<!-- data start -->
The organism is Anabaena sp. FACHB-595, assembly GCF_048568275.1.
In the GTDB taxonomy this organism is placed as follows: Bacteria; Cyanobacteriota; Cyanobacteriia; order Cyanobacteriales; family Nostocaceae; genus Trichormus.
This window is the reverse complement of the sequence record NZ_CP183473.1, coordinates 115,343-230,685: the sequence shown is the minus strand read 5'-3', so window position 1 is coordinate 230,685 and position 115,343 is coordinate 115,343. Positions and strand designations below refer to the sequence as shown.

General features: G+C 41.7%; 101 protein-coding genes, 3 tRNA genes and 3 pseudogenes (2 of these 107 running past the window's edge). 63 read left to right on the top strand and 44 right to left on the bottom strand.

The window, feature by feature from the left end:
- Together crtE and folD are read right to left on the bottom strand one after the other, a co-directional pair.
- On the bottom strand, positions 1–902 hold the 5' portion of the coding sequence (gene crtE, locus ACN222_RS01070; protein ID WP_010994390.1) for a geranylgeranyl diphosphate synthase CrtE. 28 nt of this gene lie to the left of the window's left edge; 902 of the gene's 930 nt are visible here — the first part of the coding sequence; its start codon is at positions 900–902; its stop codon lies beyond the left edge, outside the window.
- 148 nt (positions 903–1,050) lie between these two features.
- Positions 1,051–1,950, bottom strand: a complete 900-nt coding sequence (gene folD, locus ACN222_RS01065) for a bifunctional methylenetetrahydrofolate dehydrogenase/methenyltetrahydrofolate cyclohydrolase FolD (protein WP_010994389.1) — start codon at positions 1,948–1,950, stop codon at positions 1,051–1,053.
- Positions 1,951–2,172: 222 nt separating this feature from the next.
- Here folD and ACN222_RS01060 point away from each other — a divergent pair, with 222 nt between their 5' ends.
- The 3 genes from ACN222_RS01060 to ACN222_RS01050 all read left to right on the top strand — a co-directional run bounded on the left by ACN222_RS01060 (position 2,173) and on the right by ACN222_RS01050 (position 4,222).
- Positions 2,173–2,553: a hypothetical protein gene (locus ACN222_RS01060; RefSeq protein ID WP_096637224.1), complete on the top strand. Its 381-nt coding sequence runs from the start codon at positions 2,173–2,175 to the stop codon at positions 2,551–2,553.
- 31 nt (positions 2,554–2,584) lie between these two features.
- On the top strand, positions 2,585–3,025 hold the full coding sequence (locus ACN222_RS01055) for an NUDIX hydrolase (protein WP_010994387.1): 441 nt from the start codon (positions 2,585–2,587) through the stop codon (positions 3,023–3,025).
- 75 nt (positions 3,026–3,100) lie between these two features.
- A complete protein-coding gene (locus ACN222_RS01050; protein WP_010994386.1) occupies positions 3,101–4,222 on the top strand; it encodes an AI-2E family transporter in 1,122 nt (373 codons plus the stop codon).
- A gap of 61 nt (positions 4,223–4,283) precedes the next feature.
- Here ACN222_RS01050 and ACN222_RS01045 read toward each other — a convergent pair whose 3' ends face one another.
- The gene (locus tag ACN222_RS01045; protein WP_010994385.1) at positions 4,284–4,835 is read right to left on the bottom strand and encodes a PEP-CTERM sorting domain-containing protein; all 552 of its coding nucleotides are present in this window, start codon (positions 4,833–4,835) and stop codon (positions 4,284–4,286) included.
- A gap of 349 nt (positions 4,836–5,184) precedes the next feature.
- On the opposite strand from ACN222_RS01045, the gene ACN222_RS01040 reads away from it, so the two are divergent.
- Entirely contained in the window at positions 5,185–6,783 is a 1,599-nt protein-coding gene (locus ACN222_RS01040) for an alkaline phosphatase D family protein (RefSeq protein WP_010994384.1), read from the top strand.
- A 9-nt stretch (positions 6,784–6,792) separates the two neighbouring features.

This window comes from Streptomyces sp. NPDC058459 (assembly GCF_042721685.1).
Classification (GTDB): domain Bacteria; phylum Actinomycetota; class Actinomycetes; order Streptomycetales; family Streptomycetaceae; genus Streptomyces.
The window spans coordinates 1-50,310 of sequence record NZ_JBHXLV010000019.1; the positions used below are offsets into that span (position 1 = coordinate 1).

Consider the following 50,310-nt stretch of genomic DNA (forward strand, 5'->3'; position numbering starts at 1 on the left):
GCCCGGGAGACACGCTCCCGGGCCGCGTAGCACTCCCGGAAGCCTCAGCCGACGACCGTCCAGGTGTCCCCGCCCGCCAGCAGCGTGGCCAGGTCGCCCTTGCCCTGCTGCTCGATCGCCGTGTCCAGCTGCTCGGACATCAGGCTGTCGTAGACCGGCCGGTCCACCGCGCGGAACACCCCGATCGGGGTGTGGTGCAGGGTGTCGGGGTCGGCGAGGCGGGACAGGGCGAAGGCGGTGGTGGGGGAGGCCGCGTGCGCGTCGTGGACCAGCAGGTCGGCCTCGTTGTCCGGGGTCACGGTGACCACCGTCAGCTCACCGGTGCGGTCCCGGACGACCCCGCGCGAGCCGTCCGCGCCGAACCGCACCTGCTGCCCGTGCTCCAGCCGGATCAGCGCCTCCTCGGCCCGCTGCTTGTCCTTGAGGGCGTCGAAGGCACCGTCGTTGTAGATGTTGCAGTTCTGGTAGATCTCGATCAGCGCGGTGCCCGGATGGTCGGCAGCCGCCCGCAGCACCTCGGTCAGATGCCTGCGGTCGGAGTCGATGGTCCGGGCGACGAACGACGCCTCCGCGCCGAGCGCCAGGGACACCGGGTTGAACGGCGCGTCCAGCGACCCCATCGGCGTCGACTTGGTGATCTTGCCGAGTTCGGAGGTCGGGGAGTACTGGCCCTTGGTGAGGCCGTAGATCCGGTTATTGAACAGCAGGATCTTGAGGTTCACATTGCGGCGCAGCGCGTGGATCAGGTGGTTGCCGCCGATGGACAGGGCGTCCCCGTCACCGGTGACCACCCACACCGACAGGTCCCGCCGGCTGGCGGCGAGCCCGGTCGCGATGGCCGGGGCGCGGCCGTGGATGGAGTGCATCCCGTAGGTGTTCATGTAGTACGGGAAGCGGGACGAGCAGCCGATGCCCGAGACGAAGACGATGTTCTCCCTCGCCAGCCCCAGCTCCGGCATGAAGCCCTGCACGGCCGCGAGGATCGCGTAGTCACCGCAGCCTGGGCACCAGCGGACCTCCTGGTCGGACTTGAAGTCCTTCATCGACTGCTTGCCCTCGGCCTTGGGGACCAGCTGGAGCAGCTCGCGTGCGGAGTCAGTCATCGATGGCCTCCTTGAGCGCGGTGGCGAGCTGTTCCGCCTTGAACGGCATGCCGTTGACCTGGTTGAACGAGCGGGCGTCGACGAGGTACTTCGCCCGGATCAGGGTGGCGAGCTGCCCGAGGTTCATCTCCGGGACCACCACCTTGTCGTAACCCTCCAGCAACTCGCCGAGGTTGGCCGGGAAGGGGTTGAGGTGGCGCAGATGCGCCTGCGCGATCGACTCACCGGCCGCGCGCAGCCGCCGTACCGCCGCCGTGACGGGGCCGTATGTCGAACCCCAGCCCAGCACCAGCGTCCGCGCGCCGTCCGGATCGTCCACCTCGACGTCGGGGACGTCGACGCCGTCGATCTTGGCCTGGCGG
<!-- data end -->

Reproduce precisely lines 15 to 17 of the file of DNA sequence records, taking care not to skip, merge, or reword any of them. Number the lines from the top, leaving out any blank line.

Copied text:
- On the top strand, positions 2,585–3,025 hold the full coding sequence (locus ACN222_RS01055) for an NUDIX hydrolase (protein WP_010994387.1): 441 nt from the start codon (positions 2,585–2,587) through the stop codon (positions 3,023–3,025).
- 75 nt (positions 3,026–3,100) lie between these two features.
- A complete protein-coding gene (locus ACN222_RS01050; protein WP_010994386.1) occupies positions 3,101–4,222 on the top strand; it encodes an AI-2E family transporter in 1,122 nt (373 codons plus the stop codon).